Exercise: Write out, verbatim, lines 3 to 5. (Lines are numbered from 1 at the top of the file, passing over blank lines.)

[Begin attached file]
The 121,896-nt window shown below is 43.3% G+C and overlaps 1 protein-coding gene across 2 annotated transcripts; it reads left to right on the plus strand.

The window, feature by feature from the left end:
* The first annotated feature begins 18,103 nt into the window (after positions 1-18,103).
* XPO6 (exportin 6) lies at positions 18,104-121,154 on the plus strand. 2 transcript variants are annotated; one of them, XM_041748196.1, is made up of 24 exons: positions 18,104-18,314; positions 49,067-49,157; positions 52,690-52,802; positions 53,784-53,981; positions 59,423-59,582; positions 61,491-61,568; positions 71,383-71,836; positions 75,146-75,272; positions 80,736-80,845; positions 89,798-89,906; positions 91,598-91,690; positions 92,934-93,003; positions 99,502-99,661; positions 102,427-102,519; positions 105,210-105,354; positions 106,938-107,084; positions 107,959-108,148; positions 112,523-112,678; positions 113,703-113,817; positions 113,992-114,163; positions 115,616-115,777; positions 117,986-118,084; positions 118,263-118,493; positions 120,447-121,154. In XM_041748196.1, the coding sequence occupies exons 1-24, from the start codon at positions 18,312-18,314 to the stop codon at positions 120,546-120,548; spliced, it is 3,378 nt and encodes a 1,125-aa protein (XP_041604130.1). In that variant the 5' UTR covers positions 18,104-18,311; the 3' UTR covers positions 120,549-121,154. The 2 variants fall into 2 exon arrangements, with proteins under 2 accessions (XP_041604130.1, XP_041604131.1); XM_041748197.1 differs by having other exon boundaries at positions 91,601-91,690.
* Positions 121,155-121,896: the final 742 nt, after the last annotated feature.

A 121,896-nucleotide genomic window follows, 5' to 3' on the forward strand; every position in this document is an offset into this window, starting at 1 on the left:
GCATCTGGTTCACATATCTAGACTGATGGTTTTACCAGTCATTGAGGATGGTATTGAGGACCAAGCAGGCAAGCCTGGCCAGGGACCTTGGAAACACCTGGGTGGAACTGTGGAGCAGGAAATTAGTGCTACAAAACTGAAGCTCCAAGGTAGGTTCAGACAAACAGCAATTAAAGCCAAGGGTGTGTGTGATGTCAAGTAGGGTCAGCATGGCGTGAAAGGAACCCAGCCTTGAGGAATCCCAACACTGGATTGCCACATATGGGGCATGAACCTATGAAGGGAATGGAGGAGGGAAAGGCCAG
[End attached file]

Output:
* The first annotated feature begins 18,103 nt into the window (after positions 1-18,103).
* XPO6 (exportin 6) lies at positions 18,104-121,154 on the plus strand. 2 transcript variants are annotated; one of them, XM_041748196.1, is made up of 24 exons: positions 18,104-18,314; positions 49,067-49,157; positions 52,690-52,802; positions 53,784-53,981; positions 59,423-59,582; positions 61,491-61,568; positions 71,383-71,836; positions 75,146-75,272; positions 80,736-80,845; positions 89,798-89,906; positions 91,598-91,690; positions 92,934-93,003; positions 99,502-99,661; positions 102,427-102,519; positions 105,210-105,354; positions 106,938-107,084; positions 107,959-108,148; positions 112,523-112,678; positions 113,703-113,817; positions 113,992-114,163; positions 115,616-115,777; positions 117,986-118,084; positions 118,263-118,493; positions 120,447-121,154. In XM_041748196.1, the coding sequence occupies exons 1-24, from the start codon at positions 18,312-18,314 to the stop codon at positions 120,546-120,548; spliced, it is 3,378 nt and encodes a 1,125-aa protein (XP_041604130.1). In that variant the 5' UTR covers positions 18,104-18,311; the 3' UTR covers positions 120,549-121,154. The 2 variants fall into 2 exon arrangements, with proteins under 2 accessions (XP_041604130.1, XP_041604131.1); XM_041748197.1 differs by having other exon boundaries at positions 91,601-91,690.
* Positions 121,155-121,896: the final 742 nt, after the last annotated feature.